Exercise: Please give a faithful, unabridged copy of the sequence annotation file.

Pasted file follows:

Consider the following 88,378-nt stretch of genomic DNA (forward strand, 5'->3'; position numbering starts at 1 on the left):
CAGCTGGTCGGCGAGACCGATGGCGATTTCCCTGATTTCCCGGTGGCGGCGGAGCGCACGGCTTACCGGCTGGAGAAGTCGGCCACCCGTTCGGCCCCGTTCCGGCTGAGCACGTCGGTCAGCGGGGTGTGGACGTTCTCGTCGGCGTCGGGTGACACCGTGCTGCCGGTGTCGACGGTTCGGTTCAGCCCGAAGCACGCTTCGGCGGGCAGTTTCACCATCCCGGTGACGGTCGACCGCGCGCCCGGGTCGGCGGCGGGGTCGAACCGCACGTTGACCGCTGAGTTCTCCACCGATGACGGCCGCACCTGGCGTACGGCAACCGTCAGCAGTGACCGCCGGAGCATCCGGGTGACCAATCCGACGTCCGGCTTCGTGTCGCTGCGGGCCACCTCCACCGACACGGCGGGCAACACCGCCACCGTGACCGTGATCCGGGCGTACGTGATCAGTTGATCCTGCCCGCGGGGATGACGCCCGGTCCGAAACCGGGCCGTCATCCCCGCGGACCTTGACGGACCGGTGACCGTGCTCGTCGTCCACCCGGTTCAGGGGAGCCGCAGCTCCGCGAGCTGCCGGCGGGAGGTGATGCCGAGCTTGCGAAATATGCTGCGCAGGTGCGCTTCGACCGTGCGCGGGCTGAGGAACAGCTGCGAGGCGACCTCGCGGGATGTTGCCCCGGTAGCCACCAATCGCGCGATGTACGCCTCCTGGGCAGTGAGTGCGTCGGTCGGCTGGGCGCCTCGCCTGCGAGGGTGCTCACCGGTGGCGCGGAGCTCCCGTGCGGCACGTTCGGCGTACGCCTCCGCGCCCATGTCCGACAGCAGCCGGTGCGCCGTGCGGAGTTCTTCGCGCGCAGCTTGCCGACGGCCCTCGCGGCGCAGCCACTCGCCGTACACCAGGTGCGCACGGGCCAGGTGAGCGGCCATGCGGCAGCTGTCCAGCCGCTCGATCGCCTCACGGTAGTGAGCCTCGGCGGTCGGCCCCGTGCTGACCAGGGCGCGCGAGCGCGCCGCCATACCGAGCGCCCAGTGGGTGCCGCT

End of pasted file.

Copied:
Consider the following 88,378-nt stretch of genomic DNA (forward strand, 5'->3'; position numbering starts at 1 on the left):
CAGCTGGTCGGCGAGACCGATGGCGATTTCCCTGATTTCCCGGTGGCGGCGGAGCGCACGGCTTACCGGCTGGAGAAGTCGGCCACCCGTTCGGCCCCGTTCCGGCTGAGCACGTCGGTCAGCGGGGTGTGGACGTTCTCGTCGGCGTCGGGTGACACCGTGCTGCCGGTGTCGACGGTTCGGTTCAGCCCGAAGCACGCTTCGGCGGGCAGTTTCACCATCCCGGTGACGGTCGACCGCGCGCCCGGGTCGGCGGCGGGGTCGAACCGCACGTTGACCGCTGAGTTCTCCACCGATGACGGCCGCACCTGGCGTACGGCAACCGTCAGCAGTGACCGCCGGAGCATCCGGGTGACCAATCCGACGTCCGGCTTCGTGTCGCTGCGGGCCACCTCCACCGACACGGCGGGCAACACCGCCACCGTGACCGTGATCCGGGCGTACGTGATCAGTTGATCCTGCCCGCGGGGATGACGCCCGGTCCGAAACCGGGCCGTCATCCCCGCGGACCTTGACGGACCGGTGACCGTGCTCGTCGTCCACCCGGTTCAGGGGAGCCGCAGCTCCGCGAGCTGCCGGCGGGAGGTGATGCCGAGCTTGCGAAATATGCTGCGCAGGTGCGCTTCGACCGTGCGCGGGCTGAGGAACAGCTGCGAGGCGACCTCGCGGGATGTTGCCCCGGTAGCCACCAATCGCGCGATGTACGCCTCCTGGGCAGTGAGTGCGTCGGTCGGCTGGGCGCCTCGCCTGCGAGGGTGCTCACCGGTGGCGCGGAGCTCCCGTGCGGCACGTTCGGCGTACGCCTCCGCGCCCATGTCCGACAGCAGCCGGTGCGCCGTGCGGAGTTCTTCGCGCGCAGCTTGCCGACGGCCCTCGCGGCGCAGCCACTCGCCGTACACCAGGTGCGCACGGGCCAGGTGAGCGGCCATGCGGCAGCTGTCCAGCCGCTCGATCGCCTCACGGTAGTGAGCCTCGGCGGTCGGCCCCGTGCTGACCAGGGCGCGCGAGCGCGCCGCCATACCGAGCGCCCAGTGGGTGCCGCT